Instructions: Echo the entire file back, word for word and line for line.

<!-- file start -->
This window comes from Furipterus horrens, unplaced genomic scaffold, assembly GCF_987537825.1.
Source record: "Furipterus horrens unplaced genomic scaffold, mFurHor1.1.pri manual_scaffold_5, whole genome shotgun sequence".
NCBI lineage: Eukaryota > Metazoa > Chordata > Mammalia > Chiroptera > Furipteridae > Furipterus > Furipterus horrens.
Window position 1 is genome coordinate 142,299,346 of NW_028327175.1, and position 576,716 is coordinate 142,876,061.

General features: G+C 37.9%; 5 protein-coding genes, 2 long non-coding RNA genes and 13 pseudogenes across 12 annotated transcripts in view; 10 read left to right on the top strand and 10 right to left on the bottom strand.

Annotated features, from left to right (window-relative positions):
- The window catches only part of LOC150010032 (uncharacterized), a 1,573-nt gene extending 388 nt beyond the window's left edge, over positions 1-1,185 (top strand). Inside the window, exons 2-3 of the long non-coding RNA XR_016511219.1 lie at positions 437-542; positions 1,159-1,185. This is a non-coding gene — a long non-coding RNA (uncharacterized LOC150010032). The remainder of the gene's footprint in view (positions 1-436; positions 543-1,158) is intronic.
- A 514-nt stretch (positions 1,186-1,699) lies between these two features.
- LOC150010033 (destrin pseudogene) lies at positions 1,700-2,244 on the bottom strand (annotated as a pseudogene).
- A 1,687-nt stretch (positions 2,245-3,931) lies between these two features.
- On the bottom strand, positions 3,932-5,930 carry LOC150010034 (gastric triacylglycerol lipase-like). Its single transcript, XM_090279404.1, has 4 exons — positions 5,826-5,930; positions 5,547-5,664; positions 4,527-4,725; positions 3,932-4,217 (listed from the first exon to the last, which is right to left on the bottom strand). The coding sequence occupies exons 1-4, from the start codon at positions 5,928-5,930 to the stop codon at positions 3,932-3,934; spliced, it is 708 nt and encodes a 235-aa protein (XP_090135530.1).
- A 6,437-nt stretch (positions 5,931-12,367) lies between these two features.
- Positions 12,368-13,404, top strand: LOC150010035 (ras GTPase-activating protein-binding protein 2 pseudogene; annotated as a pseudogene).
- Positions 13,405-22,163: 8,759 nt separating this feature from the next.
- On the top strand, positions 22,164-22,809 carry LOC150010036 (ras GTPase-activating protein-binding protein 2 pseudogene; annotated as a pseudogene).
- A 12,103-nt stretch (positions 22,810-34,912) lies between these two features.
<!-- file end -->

This window comes from Furipterus horrens, unplaced genomic scaffold, assembly GCF_987537825.1.
Source record: "Furipterus horrens unplaced genomic scaffold, mFurHor1.1.pri manual_scaffold_5, whole genome shotgun sequence".
NCBI lineage: Eukaryota > Metazoa > Chordata > Mammalia > Chiroptera > Furipteridae > Furipterus > Furipterus horrens.
Window position 1 is genome coordinate 142,299,346 of NW_028327175.1, and position 576,716 is coordinate 142,876,061.

General features: G+C 37.9%; 5 protein-coding genes, 2 long non-coding RNA genes and 13 pseudogenes across 12 annotated transcripts in view; 10 read left to right on the top strand and 10 right to left on the bottom strand.

Annotated features, from left to right (window-relative positions):
- The window catches only part of LOC150010032 (uncharacterized), a 1,573-nt gene extending 388 nt beyond the window's left edge, over positions 1-1,185 (top strand). Inside the window, exons 2-3 of the long non-coding RNA XR_016511219.1 lie at positions 437-542; positions 1,159-1,185. This is a non-coding gene — a long non-coding RNA (uncharacterized LOC150010032). The remainder of the gene's footprint in view (positions 1-436; positions 543-1,158) is intronic.
- A 514-nt stretch (positions 1,186-1,699) lies between these two features.
- LOC150010033 (destrin pseudogene) lies at positions 1,700-2,244 on the bottom strand (annotated as a pseudogene).
- A 1,687-nt stretch (positions 2,245-3,931) lies between these two features.
- On the bottom strand, positions 3,932-5,930 carry LOC150010034 (gastric triacylglycerol lipase-like). Its single transcript, XM_090279404.1, has 4 exons — positions 5,826-5,930; positions 5,547-5,664; positions 4,527-4,725; positions 3,932-4,217 (listed from the first exon to the last, which is right to left on the bottom strand). The coding sequence occupies exons 1-4, from the start codon at positions 5,928-5,930 to the stop codon at positions 3,932-3,934; spliced, it is 708 nt and encodes a 235-aa protein (XP_090135530.1).
- A 6,437-nt stretch (positions 5,931-12,367) lies between these two features.
- Positions 12,368-13,404, top strand: LOC150010035 (ras GTPase-activating protein-binding protein 2 pseudogene; annotated as a pseudogene).
- Positions 13,405-22,163: 8,759 nt separating this feature from the next.
- On the top strand, positions 22,164-22,809 carry LOC150010036 (ras GTPase-activating protein-binding protein 2 pseudogene; annotated as a pseudogene).
- A 12,103-nt stretch (positions 22,810-34,912) lies between these two features.